Pharmaceutical companies must continually monitor and manage dust levels in facilities. Here, Emily Newton discusses how connected technologies could make that easier.
Using dust collection equipment in the pharmaceutical industry is essential - both in manufacturing and in testing laboratories. That’s partly due to the combustion risk posed by suspended particles in the air generated by various processes and how unaddressed dust could cause product contamination. The sector already uses Internet of Things (IoT) technologies to assist with tasks like production line needs and environmental monitoring. However, the IoT could also improve current strategies for monitoring how dust collectors perform.
Here are some things mechanical engineers and laboratory managers and technicians should keep in mind when designing IoT-enabled dust collection products for the pharmaceutical sector.
Ensure the product manual mentions conducting a DHA
Any efforts to mitigate air contaminants with dust collection equipment in the pharmaceutical industry or elsewhere should include conducting a dust hazard analysis (DHA). A qualified professional performs a thorough evaluation to discover the combustible dust-related risks connected to a company’s processes, products, environment and ventilation system.
A DHA is critical because laboratory designers don’t know the aspects of specific facilities. However, including language in the product documentation — and perhaps placing a sticker on the dust collector reminding people to do a DHA before use — are some strategies to take when reminding customers to perform risk mitigation measures.
That way, people are most likely to stay safe in rooms featuring a dust collector and notice it brings the intended results. Today’s IoT-based dust collectors are more intelligent than nonconnected models, but they still don’t remove all possible dangers. Users must follow usage instructions carefully and not overlook performing a DHA before installing the dust collector. Keeping safety in mind at the start improves the chances of long-term, problem-free operations.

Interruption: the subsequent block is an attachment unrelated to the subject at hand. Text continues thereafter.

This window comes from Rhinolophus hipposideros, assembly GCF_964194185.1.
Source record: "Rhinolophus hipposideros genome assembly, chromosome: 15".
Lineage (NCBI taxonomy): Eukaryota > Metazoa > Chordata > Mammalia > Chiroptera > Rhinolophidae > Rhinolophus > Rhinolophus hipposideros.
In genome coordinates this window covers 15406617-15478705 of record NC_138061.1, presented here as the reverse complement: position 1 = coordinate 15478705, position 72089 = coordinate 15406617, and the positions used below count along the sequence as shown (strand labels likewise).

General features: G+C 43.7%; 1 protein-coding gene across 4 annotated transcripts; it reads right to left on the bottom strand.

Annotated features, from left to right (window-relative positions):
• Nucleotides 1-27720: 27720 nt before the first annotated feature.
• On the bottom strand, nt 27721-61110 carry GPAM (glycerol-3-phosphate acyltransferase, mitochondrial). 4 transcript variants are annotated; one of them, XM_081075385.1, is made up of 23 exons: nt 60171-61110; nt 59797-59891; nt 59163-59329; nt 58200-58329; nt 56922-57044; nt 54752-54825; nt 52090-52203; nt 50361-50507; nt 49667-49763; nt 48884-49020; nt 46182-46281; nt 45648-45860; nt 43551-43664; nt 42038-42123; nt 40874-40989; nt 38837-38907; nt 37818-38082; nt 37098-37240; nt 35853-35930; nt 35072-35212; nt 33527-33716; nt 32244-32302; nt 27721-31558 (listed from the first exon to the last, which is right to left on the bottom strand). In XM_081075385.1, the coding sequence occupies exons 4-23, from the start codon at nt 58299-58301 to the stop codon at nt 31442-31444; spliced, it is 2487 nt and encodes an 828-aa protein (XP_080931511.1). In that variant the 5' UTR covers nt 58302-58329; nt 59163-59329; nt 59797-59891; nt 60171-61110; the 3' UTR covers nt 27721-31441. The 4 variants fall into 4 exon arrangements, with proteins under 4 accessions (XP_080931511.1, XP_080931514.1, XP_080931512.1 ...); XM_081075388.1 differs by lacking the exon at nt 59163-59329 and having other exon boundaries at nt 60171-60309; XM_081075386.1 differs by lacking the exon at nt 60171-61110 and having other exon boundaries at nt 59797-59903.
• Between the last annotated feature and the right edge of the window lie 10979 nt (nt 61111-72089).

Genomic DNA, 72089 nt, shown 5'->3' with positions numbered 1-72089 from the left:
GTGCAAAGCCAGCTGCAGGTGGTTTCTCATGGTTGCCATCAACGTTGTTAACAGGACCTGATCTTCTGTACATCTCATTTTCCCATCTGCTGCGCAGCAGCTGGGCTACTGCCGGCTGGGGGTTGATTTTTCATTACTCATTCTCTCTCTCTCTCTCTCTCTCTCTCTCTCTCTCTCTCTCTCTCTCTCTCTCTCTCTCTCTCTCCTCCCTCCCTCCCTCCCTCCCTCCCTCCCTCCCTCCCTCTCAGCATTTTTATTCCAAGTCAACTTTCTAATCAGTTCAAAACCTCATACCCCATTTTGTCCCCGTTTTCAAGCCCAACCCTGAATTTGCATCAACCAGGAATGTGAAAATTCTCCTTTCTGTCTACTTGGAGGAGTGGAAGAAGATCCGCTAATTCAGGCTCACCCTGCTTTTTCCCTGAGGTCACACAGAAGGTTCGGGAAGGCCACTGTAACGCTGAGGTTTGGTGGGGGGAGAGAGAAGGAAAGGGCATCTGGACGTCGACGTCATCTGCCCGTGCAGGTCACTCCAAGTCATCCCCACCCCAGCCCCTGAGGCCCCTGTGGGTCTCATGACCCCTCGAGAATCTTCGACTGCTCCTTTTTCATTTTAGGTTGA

Consider how to get purchasers interested in a smart dust collector
It’s not yet common for pharmaceutical companies or test laboratories to have IoT dust collectors. However, that’ll likely change as the benefits of using them become more apparent. For now, it’s ideal for mechanical engineers and others on the design team to put themselves in a potential customer’s position and determine the strongest selling points. Here are some examples of perks to highlight:
Fitting the dust collector’s blower with a variable speed drive (VFD) allows energy savings since the fan only runs at top speed when necessary. The fan spins at a reduced rate when the filters are still relatively clean after being switched out. However, it rotates faster as the collected dust increases. Statistics show that a fan running at half-speed uses only 12% of the power required when turning as quickly as possible.
Also, if the dust collector has a pulsing system, it could aid in more efficient cleaning by effectively shaking particles off the filters. Using automated pulsing technology is even better because it activates only when necessary, saving energy.
Alerts to empty a container
Adding a dust collection sensor that tells factory workers when to empty the equipment’s bin is another advantage that reduces unnecessary checks throughout the day. Since some facilities generate dozens of gallons of dust particles per day, receiving notifications when it’s time to empty the container helps a pharmaceutical plant operate more efficiently.